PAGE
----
Where have you gone baseball? Will passionate fans and baseball aficionados be welcomed back to your manicured ballparks for the truncated 2020 season?
In the last few months there was no baseball, (including every professional sport for that matter) and finally ‘Summer Camp’ has arrived - Spring Training 2.0.
Yet, I've seen countless posts on social media platforms write about their "all-time" lineups for their respective teams. Personally, as a rabid fan of America’s Pastime, the only franchise that matters is the “Black & Gold” - the Pittsburgh Pirates - affectionately known as the “Buccos.”
As I scroll past the no-brainers like Roberto Clemente, (1955-1972), Willie Stargell, (1962-1982) and even Barry Bonds, (1986-1992), one important position that stuck out made me dive into the research books.
Numerous articles I've perused place three-time All-Star Jason Kendall (1996-2004) as their all-time backstop with a slight edge over three-time All-Star and two-time World Series champion Manny Sanguillén (1967, 1969-1976, 1978-1980) but for me, I would love to debate and delve deeper into this particular discussion.
Although the biggest discrepancy is Kendall’s .306 batting average as a Pirate versus Sanguillén’s offensive numbers in Pittsburgh. But, the misconception about this misleading stat is Kendall was a .288 career hitter while Sanguillén’s .296 lifetime was phenomenal for a catcher of that generation. In retrospect with their respective numbers with the Pirates, Sanguillén batted .299 to Kendall's .306 closing the difference within a .007 gap.
Affectionately called “Sangy,” throughout his illustrious career, this Panamanian played a total of 12 years with the Pirates compared to Kendall's nine seasons. Another point of contention are the first nine years of their careers.
Kendall batted .306 while “Sangy” inched towards a batting average of .300 closing the gap even more to .006.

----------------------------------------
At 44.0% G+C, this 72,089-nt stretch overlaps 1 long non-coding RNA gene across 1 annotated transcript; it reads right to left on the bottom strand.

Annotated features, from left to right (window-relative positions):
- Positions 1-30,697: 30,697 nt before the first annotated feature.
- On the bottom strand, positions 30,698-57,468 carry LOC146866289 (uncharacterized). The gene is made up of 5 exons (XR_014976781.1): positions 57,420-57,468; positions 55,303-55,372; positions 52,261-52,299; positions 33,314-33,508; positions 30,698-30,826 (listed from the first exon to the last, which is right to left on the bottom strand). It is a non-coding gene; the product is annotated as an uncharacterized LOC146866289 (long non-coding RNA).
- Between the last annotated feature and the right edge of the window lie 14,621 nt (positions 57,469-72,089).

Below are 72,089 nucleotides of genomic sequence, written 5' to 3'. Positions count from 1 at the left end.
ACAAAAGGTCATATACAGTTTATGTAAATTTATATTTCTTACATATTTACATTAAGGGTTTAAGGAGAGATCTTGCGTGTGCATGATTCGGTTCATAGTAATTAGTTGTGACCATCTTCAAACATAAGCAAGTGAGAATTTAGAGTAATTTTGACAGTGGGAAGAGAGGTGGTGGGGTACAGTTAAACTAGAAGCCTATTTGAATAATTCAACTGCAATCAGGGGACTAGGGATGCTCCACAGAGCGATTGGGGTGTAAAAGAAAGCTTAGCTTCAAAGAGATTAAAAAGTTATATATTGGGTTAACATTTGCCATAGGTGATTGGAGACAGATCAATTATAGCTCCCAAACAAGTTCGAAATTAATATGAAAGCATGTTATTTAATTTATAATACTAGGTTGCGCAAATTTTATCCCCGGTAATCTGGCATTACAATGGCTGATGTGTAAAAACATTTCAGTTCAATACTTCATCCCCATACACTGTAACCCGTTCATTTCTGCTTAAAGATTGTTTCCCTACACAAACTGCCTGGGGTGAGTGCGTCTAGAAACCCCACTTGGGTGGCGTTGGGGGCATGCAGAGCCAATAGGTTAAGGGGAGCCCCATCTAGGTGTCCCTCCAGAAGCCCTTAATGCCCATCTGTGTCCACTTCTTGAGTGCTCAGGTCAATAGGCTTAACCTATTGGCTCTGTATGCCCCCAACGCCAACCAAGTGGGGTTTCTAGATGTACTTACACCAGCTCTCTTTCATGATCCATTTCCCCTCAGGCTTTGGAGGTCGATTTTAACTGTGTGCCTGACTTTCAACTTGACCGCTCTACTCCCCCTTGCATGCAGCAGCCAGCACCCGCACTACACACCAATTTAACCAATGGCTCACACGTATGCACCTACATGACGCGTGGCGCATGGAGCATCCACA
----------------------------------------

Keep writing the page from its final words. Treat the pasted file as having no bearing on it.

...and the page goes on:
There will always be the discussion Sanguillén played on a better team with an immensely, talented group and slotted within an entire roster that included three future Baseball Hall of Famers. I can certainly agree with that premise but let's not dismiss Sanguillén who in 1971 posted a W.A.R. of 5.0 which was the third highest on that team only behind Roberto Clemente (7.3) and Willie Stargell (7.9).
In 1971, Sanguillén had the second highest batting average (.319) during that championship season. Not to mention “Sangy” also rarely struck out (32 times) and had the third highest RBI total (81) in the starting lineup for the 1971 Pirates. In the 1971 NLCS, Sanguillén batted .267 along with a .379 average in the 1971 Fall Classic which was only second to the inevitable World Series MVP Roberto Clemente.
Throughout Sanguillén's career with the Pittsburgh Pirates he played an important part of six divisional titles, two World Series championships and finished 13th in MVP votes for the 1971 season.
Finally, I think another stat, or should I say fact we don't necessarily pay close attention to are the extraordinary pitchers they caught and the eras they played in during their careers. But I will save that for the next Pirates segment for fans who wish to continue penciling in who was the best catcher in Pirates history.
But personally, I will salute the True Pirate of Pittsburgh…Mr. Manny Sanguillén.
A very big Thank You is due to my good friend Danny Torres (@Dannyt21) for not only revising, editing, counseling and helping with this and other stories I've worked on but for being an all around great person, friend and brother!